Frontline Durvalumab/Chemo, Then Maintenance Durvalumab ± Olaparib, Improves ORR in Endometrial Cancer


Key Takeaways

  • Durvalumab combined with chemotherapy, followed by maintenance durvalumab, improved ORR, DOR, and TDT in endometrial cancer patients.
  • Adding olaparib to maintenance therapy further benefited patients with mismatch repair–proficient disease.
Els Van Nieuwenhuysen, MD

Els Van Nieuwenhuysen, MD

Frontline treatment with the combination of durvalumab (Imfinzi), carboplatin, and paclitaxel, followed by maintenance durvalumab with or without olaparib (Lynparza), led to improved objective response rates (ORR), durations of response (DOR), and time to treatment discontinuation (TDT) vs chemotherapy alone, followed by maintenance placebo, in patients with stage III/IV or recurrent endometrial cancer, according to updated findings from the phase 3 DUO-E trial (NCT04269200).1

Findings presented at the 2024 ESMO Gynecological Cancers Congress also showed that the experimental regimen improved ORR, DOR, and TDT in patients with mismatch repair–deficient (dMMR) disease. DOR and TDT were improved in the population of patients with mismatch repair–proficient (pMMR) disease.

In the intention-to-treat (ITT) population, evaluable patients treated with durvalumab plus chemotherapy, followed by durvalumab alone as maintenance therapy (CP+D arm; n = 202), achieved an ORR of 61.9%, including complete response (CR) and partial response (PR) rates of 12.9% and 49.0%, respectively. Conversely, the ORR was 55.1% in patients treated with chemotherapy alone, followed by placebo maintenance (CP arm; n = 198; odds ratio [OR], 1.32; 95% CI, 0.89-1.98). Patients in the CP arm had CR and PR rates of 9.6% and 45.5%, respectively. Patients treated with durvalumab plus chemotherapy, followed by durvalumab plus olaparib as maintenance (CP+D+O arm; n = 184) experienced an ORR of 63.6% (OR vs the CP arm, 1.44; 95% CI, 0.95-2.18) with a CR rate of 16.3% and a PR rate of 47.3%.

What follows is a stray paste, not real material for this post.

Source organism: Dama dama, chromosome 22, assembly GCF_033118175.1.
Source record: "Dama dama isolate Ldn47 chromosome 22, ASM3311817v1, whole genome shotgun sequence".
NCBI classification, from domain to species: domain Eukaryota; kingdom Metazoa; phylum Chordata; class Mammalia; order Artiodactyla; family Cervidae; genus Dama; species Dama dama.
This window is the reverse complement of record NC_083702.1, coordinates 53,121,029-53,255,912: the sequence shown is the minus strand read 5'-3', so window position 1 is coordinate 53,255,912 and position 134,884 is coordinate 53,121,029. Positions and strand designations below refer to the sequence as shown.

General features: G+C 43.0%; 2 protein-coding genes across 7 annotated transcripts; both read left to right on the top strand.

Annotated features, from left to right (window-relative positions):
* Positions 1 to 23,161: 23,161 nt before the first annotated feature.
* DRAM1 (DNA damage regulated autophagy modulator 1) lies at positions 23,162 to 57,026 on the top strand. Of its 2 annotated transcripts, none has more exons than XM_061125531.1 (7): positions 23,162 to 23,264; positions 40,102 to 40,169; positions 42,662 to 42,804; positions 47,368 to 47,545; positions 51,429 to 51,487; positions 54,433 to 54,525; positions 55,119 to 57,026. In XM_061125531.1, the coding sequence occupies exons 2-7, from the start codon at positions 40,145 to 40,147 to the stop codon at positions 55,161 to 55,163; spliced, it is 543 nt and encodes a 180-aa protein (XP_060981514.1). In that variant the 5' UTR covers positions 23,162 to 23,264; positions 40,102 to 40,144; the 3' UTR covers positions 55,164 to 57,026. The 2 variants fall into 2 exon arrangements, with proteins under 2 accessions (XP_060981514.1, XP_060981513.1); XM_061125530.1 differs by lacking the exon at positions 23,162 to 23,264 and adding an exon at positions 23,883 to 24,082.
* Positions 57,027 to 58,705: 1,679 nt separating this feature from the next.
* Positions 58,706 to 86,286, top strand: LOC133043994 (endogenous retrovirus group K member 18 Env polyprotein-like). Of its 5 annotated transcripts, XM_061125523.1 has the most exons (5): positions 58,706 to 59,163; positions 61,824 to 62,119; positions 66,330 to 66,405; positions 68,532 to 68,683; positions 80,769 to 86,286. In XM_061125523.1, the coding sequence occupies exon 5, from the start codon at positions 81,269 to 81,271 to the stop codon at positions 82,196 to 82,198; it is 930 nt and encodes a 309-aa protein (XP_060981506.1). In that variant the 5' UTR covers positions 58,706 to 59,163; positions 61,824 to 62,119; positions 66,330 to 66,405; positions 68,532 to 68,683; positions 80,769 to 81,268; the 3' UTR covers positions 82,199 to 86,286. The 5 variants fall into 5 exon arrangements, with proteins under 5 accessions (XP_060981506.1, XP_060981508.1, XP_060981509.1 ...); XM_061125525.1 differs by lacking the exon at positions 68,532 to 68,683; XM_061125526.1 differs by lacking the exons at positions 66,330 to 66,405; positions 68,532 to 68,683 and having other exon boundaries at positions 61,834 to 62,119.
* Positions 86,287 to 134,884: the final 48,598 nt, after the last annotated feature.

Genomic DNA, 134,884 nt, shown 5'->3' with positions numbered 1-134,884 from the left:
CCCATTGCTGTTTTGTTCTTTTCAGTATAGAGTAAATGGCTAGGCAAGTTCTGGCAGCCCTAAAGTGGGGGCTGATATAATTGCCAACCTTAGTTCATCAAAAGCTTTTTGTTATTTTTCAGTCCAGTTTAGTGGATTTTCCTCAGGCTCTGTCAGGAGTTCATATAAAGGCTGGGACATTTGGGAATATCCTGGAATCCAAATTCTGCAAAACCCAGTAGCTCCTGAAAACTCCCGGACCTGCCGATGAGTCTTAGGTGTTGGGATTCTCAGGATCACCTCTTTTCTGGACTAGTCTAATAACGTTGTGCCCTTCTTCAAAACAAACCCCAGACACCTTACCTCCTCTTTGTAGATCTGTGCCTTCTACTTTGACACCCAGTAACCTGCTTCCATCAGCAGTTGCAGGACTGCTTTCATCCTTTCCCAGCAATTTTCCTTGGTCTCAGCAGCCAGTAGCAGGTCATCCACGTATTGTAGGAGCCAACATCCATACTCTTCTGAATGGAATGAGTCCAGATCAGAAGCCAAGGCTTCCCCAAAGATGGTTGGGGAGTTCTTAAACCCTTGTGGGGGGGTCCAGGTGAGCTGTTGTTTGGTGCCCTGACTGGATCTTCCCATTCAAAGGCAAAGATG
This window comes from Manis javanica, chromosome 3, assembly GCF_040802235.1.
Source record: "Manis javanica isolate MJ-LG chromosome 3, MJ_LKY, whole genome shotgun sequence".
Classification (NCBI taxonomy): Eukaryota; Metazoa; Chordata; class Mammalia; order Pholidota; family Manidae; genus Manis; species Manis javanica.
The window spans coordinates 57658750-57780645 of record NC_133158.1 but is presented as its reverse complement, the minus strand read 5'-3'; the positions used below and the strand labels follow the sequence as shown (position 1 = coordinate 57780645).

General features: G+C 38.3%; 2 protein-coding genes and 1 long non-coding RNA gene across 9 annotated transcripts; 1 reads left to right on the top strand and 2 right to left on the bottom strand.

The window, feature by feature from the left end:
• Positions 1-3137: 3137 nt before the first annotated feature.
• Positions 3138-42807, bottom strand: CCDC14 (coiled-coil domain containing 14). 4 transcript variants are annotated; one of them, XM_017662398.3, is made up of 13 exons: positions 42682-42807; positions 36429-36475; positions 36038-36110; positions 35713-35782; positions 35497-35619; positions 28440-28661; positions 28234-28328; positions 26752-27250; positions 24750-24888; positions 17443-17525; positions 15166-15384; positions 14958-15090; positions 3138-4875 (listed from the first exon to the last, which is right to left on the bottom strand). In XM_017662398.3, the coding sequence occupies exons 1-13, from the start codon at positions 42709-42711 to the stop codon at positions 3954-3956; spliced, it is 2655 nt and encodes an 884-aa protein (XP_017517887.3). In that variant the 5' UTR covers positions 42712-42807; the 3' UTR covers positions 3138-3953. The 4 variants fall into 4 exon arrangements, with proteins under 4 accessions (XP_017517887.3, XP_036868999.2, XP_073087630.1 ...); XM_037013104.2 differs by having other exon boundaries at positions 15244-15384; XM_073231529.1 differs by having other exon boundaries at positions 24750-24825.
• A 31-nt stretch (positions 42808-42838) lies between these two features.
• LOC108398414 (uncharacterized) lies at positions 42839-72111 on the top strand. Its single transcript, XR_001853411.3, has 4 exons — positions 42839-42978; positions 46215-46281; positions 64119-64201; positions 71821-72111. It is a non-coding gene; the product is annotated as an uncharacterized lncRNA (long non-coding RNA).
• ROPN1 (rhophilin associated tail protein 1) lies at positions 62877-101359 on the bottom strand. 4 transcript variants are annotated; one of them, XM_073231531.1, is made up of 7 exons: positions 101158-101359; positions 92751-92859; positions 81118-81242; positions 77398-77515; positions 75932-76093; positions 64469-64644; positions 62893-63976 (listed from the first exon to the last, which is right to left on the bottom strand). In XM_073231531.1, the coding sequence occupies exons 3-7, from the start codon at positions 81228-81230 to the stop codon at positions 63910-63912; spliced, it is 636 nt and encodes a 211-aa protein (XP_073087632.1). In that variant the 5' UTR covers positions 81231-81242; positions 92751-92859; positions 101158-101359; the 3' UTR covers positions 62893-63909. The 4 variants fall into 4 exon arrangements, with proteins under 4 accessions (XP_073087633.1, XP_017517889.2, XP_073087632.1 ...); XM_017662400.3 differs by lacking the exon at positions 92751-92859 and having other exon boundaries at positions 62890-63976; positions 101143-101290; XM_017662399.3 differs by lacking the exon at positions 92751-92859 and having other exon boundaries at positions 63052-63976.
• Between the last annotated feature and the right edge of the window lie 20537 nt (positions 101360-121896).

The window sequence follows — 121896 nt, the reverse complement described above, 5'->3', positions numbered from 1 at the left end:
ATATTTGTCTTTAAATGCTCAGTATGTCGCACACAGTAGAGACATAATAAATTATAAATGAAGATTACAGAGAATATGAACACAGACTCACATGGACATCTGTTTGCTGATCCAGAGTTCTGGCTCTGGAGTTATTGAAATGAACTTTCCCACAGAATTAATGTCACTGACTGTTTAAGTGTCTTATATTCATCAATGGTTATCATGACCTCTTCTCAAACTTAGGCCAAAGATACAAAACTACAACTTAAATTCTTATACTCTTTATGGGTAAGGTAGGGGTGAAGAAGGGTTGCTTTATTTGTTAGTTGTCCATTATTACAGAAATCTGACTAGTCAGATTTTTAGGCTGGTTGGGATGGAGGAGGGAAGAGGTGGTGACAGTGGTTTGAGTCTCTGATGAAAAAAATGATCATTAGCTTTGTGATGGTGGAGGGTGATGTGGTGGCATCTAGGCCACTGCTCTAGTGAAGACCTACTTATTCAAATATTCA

The median time to response was 2.1 months (interquartile range [IQR], 2.0-2.3) in all 3 arms. The median DOR was 13.1 months (IQR, 6.0–not reached [NR]) in the CP+D arm, 21.3 months (IQR, 8.1-29.9) in the CP+D+O arm, and 7.7 months (IQR, 5.1-13.5) in the CP arm. The 18-month DOR rates were 46.6%, 55.7%, and 14.8%, respectively. The respective 24-month DOR rates were 38.0%, 47.1%, and 14.8%.

“DUO-E results support the addition of durvalumab to platinum-based chemotherapy as a new treatment option for patients with endometrial cancer, with the greatest benefit for dMMR disease. Adding [maintenance] olaparib has a further benefit for the pMMR subpopulation,” lead study author Els Van Nieuwenhuysen, MD, a gynecologist/oncologist at UZ Leuven in Belgium, said in a presentation of the data.

Prior data from DUO-E showed that the study met its primary end point of progression-free survival (PFS) in the ITT population for the CP+D arm vs the CP arm, as well as the CP+D+O arm vs the CP arm.2 The median PFS was 10.2 months (95% CI, 9.7-14.7) in the CP+D arm (n = 238) vs 9.6 months (95% CI, 9.0-9.9) in the CP arm (n = 241; HR, 0.71; 95% CI, 0.57-0.89; P = .003). The median PFS was 15.1 months (95% CI, 12.6-20.7) in the CP+D+O arm (n = 239; HR vs the CP arm, 0.55; 95% CI, 0.43-0.69; P < .0001).

The randomized, placebo-controlled, double-blind study enrolled patients with newly diagnosed FIGO stage III/IV or recurrent endometrial cancer.1 Patients with newly diagnosed stage III disease needed to have measurable disease. All patients were required to have a known MMR status, be naive to first-line systemic treatment for advanced disease, and be naive to PARP inhibitors and immune-mediated therapy. Prior adjuvant chemotherapy was allowed if at least 12 months had passed since last treatment to relapse. The study included patients with all histologies other than sarcomas.

The study included 718 patients who were randomly assigned 1:1:1 to receive carboplatin at area under the curve of 5 or 6 mg/mL/min plus paclitaxel at 175 mg/m2 twice daily every 3 weeks followed by maintenance placebo (CP arm); the same chemotherapy regimen plus intravenous (IV) durvalumab at 1120 mg every 3 weeks, followed by maintenance durvalumab at 1500 mg every 4 weeks (CP+D arm); or chemotherapy plus IV durvalumab every 3 weeks, followed by maintenance durvalumab every 4 weeks plus oral olaparib at 300 mg twice daily (CP+D+O arm). The chemotherapy phase lasted for 6 cycles, and patients were only allowed to receive maintenance therapy if they were free from disease progression. Treatment continued until disease progression, unacceptable toxicity, or other discontinuation criteria were met.

Stratification factors included MMR status (dMMR vs pMMR), disease status (recurrent vs newly diagnosed), and geographic region (Asia vs non-Asia).

Along with the primary end point of investigator-assessed PFS per RECIST 1.1 criteria, secondary end points included overall survival, ORR, DOR, TDT, and safety. Exploratory end points included a post-hoc analysis of ORR, DOR, and TDT based on MMR status.